Issue 36, 2018

Wetting of soft superhydrophobic micropillar arrays


Superhydrophobic surfaces are usually assumed to be rigid so that liquids do not deform them. Here we analyze how the relation between microstructure and wetting changes when the surface is flexible. Therefore we deposited liquid drops on arrays of flexible micropillars. We imaged the drop's surface and the bending of micropillars with confocal microscopy and analyzed the deflection of micropillars while the contact line advanced and receded. The deflection is directly proportional to the horizontal component of the capillary force acting on that particular micropillar. In the Cassie or “fakir” state, drops advance by touching down on the next top faces of micropillars, much like on rigid arrays. In contrast, on the receding side the micropillars deform. The main force hindering the slide of a drop is due to pinning at the receding side, while the force on the advancing side is negligible. In the Wenzel state, micropillars were deflected in both receding and advancing states.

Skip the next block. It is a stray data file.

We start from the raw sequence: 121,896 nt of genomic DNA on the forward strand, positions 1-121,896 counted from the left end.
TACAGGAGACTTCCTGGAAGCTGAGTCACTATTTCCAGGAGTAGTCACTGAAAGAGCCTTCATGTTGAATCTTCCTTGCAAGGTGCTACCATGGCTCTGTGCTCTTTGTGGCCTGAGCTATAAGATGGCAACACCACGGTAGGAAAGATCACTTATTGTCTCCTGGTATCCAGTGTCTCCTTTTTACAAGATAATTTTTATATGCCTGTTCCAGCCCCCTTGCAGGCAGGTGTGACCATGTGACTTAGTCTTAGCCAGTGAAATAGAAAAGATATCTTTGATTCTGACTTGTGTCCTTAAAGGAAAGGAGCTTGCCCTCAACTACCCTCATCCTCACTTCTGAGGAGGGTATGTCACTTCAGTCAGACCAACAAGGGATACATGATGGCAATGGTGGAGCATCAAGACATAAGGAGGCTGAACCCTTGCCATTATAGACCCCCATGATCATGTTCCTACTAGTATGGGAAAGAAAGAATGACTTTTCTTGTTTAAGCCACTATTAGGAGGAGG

Graphical abstract: Wetting of soft superhydrophobic micropillar arrays

Supplementary files

Article information

Article type
29 Jun 2018
24 Aug 2018
First published
05 Sep 2018
This article is Open Access
Creative Commons BY license

Soft Matter, 2018,14, 7429-7434

Wetting of soft superhydrophobic micropillar arrays

P. Papadopoulos, B. Pinchasik, M. Tress, D. Vollmer, M. Kappl and H. Butt, Soft Matter, 2018, 14, 7429 DOI: 10.1039/C8SM01333K

This article is licensed under a Creative Commons Attribution 3.0 Unported Licence. You can use material from this article in other publications without requesting further permissions from the RSC, provided that the correct acknowledgement is given.

Read more about how to correctly acknowledge RSC content.

Social activity